For many years, some people insisted that a vast conspiracy, not a lone gunman, masterminded the 1963 assassination of President John F. Kennedy near the grassy knoll in Dallas’s Dealey Plaza. To these people, the complete absence of evidence proved the conspiracy’s sophistication. They were demented. Today’s senatorial Grassy Knollers — Hawley, with Cruz and others panting to catch up — are worse. They are cynical.

They know that every one of the almost 60 Trump challenges to the election has been rebuffed in state and federal courts, including the Supreme Court, involving more than 90 judges, nominated by presidents of both parties. But for scores of millions of mesmerized Trump Republicans, who think the absence of evidence is the most sinister evidence, this proves that the courts, too, are tentacles of the “deep state.” Hawley and Cruz, both of whom clerked for chief justices of the Supreme Court, hope to be wafted into the White House by gusts of such paranoia.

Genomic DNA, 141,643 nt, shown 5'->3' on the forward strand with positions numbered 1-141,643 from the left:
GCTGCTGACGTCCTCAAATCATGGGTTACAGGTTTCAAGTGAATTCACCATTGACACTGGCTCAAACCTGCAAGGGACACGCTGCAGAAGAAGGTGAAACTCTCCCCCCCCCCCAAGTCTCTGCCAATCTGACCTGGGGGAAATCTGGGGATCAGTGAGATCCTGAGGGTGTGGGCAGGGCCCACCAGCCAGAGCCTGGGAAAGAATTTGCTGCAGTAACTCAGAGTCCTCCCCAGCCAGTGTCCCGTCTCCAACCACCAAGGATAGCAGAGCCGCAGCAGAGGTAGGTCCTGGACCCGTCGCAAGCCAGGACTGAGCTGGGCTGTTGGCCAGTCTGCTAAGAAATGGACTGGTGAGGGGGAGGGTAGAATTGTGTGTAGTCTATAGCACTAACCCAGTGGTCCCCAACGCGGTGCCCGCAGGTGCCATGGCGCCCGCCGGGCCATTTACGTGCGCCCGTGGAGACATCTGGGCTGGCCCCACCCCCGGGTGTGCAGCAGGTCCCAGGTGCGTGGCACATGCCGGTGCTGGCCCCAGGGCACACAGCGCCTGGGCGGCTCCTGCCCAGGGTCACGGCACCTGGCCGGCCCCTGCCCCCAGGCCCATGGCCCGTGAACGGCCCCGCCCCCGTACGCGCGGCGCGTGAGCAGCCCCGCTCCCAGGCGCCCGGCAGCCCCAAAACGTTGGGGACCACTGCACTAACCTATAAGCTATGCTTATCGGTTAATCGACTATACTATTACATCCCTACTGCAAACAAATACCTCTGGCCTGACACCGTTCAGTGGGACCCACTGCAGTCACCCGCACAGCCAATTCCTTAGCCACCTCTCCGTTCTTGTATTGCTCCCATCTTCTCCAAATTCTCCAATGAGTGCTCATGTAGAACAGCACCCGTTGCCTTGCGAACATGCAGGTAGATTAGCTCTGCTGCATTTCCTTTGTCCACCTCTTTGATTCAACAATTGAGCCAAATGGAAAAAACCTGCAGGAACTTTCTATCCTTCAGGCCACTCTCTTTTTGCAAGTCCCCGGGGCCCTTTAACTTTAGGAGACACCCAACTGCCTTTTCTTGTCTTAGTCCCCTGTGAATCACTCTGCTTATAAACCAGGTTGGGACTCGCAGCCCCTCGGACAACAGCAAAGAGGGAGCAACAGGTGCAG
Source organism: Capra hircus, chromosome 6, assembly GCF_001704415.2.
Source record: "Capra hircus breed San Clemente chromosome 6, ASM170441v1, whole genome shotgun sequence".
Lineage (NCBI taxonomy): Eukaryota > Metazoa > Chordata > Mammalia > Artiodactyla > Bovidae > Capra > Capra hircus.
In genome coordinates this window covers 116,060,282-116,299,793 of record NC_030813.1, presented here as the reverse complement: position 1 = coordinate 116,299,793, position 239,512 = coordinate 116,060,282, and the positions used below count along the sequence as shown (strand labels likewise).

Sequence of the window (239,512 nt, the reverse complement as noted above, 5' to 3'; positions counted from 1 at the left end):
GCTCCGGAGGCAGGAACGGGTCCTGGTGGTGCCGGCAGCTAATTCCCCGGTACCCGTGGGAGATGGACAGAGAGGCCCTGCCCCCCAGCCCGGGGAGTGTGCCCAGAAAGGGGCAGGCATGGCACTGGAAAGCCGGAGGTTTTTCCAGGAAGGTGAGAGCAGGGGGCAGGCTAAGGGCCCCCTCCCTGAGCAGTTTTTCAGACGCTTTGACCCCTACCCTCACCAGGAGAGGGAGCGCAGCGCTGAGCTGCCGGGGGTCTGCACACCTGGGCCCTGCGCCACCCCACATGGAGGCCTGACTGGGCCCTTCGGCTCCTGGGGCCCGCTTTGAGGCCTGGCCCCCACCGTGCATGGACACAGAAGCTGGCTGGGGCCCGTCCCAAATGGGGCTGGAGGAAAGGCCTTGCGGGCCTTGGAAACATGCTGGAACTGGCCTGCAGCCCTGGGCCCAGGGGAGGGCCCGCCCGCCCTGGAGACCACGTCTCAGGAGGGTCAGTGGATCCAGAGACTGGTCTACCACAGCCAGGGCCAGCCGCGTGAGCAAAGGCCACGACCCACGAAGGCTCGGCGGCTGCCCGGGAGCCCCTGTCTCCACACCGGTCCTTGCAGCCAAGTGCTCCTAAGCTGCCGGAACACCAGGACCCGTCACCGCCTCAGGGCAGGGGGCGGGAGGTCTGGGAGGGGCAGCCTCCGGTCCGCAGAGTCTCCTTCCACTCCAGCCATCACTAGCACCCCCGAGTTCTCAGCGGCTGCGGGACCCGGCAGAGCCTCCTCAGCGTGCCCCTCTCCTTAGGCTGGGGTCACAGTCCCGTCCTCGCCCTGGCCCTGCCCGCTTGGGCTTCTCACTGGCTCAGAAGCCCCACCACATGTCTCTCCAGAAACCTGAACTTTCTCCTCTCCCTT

As does Vice President Pence, who says about Hawley et al.: Me, too. To fathom Pence’s canine devotion to Trump, watch a video from June 7, 2018. Seated next to Trump in a meeting, Pence saw Trump take his water bottle off the table and place it on the floor. So, Pence did likewise. Google the 22-second video. It is a sufficient Pence biography.

Read the rest here.

As someone who studies American Christianity, it is worth noting that Hawley and Cruz are evangelical Christians. Hawley is an Evangelical Presbyterian and Ted Cruz is a Southern Baptist.

Arizona GOP: We are “never going back” to the party of John McCain